What this leaves us with, in effect, is a policy stripped of any real moral force. Never again, in effect, has come to mean never let down Rwanda's post-genocide regime and its leader, Paul Kagame.

Michael Hirsh at the National Journal:
But there are other issues with Rice’s record, both as U.N. ambassador and earlier as a senior Clinton administration official, that are all but certain to come out at any confirmation hearing, many of them concerning her performance in Africa. Critics say that since her failure to advocate an intervention in the terrible genocide in Rwanda in 1994 — Bill Clinton later said his administration's unwillingness to act was the worst mistake of his presidency — she has conducted a dubious and naïve policy of looking the other way at allies who commit atrocities, reflecting to some degree the stark and emotionless realpolitik sometimes associated with Obama, who is traveling this week to another formerly isolated dictatorship: Burma.

Armin Rosen at The Atlantic:
Today, the weeks since the escalation of the M23 crisis have played out in an eerily similar fashion. On November 20 and 21, 2012, State Department spokespeople wove their way through questions about Rwanda's role in the M23 crisis, and made an apparently conscious effort to avoid singling out Kagame's government. And there's the Security Council statement on the escalating crisis, which obliquely calls for "an end to any and all outside support" without saying whose support, exactly.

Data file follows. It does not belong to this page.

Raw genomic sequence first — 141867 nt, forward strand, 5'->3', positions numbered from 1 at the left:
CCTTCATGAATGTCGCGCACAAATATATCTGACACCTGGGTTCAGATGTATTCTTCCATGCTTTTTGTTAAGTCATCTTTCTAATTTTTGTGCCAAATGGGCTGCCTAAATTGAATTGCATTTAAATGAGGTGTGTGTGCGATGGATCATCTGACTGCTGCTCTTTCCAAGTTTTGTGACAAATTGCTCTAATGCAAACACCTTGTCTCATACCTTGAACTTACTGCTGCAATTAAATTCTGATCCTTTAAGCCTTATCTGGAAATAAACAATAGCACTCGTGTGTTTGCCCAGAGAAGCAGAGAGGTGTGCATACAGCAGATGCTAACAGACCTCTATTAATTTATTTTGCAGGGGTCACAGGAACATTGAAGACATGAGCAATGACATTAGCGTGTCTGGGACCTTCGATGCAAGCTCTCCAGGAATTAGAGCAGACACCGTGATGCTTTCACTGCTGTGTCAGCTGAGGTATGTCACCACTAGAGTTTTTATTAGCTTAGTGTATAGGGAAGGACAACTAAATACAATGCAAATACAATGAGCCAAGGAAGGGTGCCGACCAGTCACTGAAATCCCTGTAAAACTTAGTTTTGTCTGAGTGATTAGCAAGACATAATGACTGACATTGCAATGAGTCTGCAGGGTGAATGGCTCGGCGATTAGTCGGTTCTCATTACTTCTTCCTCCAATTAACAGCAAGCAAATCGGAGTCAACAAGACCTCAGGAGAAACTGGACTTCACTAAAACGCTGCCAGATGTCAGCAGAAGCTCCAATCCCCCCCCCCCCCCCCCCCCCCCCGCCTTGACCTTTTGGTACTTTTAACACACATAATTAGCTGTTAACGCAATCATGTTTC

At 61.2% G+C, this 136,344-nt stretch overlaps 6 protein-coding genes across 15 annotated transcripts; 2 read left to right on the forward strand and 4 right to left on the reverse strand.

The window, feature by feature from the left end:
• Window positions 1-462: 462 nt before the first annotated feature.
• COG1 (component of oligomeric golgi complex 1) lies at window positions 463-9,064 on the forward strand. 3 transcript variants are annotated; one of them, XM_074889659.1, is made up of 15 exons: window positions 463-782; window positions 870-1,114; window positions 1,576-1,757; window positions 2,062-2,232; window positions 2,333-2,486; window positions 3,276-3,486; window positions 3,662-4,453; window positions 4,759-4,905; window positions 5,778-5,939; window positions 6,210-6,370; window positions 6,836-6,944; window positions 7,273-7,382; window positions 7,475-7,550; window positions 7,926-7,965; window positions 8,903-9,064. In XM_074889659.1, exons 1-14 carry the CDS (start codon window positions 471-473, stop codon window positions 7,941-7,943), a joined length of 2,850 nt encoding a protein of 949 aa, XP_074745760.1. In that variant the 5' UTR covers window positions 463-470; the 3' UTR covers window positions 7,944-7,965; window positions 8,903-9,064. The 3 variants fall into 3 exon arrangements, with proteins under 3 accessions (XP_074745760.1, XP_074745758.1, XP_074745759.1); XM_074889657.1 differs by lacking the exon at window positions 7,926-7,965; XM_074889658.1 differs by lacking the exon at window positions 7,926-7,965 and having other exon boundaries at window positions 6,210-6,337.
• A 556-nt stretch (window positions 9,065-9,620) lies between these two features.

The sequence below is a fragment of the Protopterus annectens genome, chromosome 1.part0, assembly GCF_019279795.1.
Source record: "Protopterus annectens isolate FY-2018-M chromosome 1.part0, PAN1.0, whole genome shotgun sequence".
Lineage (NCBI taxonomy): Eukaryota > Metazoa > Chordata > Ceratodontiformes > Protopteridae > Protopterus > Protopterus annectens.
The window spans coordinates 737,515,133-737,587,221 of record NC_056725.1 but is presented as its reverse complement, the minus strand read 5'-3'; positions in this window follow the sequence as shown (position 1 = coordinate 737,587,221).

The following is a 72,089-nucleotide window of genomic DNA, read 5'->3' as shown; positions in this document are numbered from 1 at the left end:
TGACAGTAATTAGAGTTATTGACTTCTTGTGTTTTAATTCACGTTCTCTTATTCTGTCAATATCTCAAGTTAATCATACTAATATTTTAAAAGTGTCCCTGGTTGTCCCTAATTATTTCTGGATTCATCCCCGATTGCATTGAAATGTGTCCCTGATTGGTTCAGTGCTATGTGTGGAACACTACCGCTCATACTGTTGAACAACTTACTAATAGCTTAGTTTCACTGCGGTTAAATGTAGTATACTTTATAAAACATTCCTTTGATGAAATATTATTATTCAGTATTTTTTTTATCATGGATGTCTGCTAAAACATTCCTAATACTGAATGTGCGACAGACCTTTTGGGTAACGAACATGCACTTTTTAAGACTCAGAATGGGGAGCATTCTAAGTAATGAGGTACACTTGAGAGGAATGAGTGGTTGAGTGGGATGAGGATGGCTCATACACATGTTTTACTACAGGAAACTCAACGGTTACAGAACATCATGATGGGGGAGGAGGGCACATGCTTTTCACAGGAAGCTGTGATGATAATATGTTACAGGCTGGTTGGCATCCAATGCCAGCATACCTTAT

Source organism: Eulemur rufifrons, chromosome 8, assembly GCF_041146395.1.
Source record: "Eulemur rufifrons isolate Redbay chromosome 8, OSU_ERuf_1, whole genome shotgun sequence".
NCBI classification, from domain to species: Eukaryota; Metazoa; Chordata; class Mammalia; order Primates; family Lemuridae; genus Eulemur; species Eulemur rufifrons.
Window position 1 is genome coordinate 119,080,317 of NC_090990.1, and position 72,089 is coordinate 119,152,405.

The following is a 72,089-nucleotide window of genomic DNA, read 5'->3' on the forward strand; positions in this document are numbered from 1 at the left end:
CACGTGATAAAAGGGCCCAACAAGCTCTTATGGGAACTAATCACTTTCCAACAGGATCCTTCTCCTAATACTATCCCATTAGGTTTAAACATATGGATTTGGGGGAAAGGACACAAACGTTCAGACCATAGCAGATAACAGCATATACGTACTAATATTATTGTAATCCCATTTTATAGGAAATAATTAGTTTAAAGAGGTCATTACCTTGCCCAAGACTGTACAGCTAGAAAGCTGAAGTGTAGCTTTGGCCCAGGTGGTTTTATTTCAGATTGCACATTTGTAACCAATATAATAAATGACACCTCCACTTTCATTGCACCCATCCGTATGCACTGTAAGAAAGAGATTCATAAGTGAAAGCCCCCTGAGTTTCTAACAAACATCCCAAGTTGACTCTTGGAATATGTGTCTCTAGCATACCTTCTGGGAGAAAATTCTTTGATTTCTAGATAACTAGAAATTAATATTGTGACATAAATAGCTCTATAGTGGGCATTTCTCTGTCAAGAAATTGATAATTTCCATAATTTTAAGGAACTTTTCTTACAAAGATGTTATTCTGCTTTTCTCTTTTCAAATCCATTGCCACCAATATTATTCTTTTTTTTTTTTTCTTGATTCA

In 1998, the U.S. government believed it could use its existing close relations with Kagame's government to push for a negotiated solution. There was none to be had for another three years, and that was only after the leadership of the United States and the Congo had changed. Despite the failure of this strategy, this seems to be the Obama administration's plan of action today. The wars are broadly similar. The U.S. policy approach to ending them is similar. And at least one of the people at heart of American diplomacy in Africa is the same -- a gifted and respected diplomat who might be the U.S.'s next secretary of state.